A similar problem arises when curcumin is used as an anti-inflammatory. Experiments have shown that curcumin works to reduce joint pain and improve inflammation at a dose ranging between 500-1000 mg per day, which is equivalent to about 10 grams of turmeric. This means that the vast majority of turmeric supplements do not contain enough of the active ingredient to be effective (6), because the dose required to produce a therapeutic effect exceeds the tolerable barrier of the substance.

Also, while it is true that turmeric and curcumin have a variety of interesting biological activities, they are difficult to study because curcumin is unstable and easily transforms into other substances, which makes it difficult for studies to reach definitive results. In addition, curcumin products may differ in composition and contain different substances from each other, which makes the results of research related to these products difficult to understand and compare, and as a result, no conclusive conclusions have yet emerged about the therapeutic benefits of this substance.

Media exaggerations

The problems with curcumin do not stop there. When reviewers looked at recent clinical trials and epidemiological studies, they noticed that research results were often not translated correctly in the media, or were greatly exaggerated. A 2017 review of the scientific literature on curcumin notes that the compound has limited actual health benefits and “does not live up to the hype.” On the other hand, review co-author Michael Walters emphasized that many of the studies promoting the multiple benefits of curcumin were largely aimed at achieving some commercial and material “interests”, and were carried out by researchers who have relationships with nutritional supplement companies that would directly benefit from increased sales of the extract. Curcumin.

At the same time, media coverage often ignores studies on the harmful effects of curcumin (7). Research results indicate that taking turmeric supplements in large quantities leads to the appearance of some unwanted symptoms. For example, turmeric contains a percentage of oxalate, which is responsible for the formation of kidney stones. Additionally, not all commercial turmeric powders are pure, and some may be adulterated, meaning cheaper, potentially toxic ingredients are added and not listed on the label.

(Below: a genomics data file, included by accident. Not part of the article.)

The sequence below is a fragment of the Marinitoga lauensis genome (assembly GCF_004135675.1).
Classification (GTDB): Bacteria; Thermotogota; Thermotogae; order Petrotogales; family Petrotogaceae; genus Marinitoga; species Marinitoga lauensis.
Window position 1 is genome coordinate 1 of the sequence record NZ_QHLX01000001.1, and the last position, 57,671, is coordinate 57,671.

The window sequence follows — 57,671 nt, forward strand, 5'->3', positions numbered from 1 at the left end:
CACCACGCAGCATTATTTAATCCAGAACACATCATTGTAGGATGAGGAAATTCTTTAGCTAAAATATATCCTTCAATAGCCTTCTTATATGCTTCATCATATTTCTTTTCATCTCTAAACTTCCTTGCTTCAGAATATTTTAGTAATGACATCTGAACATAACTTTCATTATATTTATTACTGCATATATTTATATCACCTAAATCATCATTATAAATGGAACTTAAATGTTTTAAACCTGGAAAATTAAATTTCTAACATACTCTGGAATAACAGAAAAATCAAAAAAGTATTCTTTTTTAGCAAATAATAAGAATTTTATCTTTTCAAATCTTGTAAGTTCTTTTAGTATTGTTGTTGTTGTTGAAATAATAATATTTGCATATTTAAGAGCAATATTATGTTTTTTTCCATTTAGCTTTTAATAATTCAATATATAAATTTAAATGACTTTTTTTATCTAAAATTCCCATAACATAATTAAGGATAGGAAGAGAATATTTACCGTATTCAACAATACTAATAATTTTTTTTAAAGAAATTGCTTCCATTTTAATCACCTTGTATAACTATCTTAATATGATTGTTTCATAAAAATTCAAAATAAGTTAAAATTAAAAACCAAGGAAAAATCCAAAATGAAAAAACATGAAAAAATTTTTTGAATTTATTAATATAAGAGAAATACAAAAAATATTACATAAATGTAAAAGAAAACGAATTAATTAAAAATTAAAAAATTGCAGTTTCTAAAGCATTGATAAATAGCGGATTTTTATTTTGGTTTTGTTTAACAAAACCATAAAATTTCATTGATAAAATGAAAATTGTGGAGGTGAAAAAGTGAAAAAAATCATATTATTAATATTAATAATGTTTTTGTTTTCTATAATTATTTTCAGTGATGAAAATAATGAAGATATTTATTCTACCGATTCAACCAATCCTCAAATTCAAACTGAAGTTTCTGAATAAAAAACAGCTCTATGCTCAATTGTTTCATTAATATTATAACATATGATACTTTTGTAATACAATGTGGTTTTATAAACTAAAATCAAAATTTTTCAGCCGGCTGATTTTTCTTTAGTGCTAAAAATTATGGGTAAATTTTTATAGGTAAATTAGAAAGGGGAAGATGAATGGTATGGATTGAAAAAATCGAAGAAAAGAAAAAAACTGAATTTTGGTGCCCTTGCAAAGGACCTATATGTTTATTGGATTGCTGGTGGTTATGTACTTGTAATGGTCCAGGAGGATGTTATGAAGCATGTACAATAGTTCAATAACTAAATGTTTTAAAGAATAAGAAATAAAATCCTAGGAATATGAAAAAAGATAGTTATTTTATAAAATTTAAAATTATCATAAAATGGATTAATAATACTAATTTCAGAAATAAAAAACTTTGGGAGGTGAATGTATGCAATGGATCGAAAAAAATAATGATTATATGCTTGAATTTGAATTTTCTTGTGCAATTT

Some studies have revealed that commercial turmeric powders may contain fillers such as cassava starch or barley, wheat, or rye flour. Eating turmeric that contains wheat, barley, or rye flour can cause harmful symptoms in people with gluten intolerance or disease. digestion dysfunction. Also, research has found that some turmeric products are contaminated with heavy metals such as lead, which can have harmful effects on health (8).

Some turmeric powders may also contain food colorings of questionable authenticity, which are added to enhance the color. One food coloring frequently used in India is methanyl yellow. Animal studies show that methanyl yellow may cause cancer and neurological damage when consumed in large amounts.

Also, turmeric may interfere with the action of some medications that a person is taking. For example, taking curcumin can interfere with anticoagulant medications or blood thinners such as aspirin and lead to increased effects and excessive bleeding. Finally, very high doses of curcumin supplements of 2600 mg/kg body weight per day over an extended period have been shown to cause some serious side effects in rats. These effects include an increase in liver size, fur pigmentation, stomach ulcers, infections, and an increased risk of bowel or liver cancer.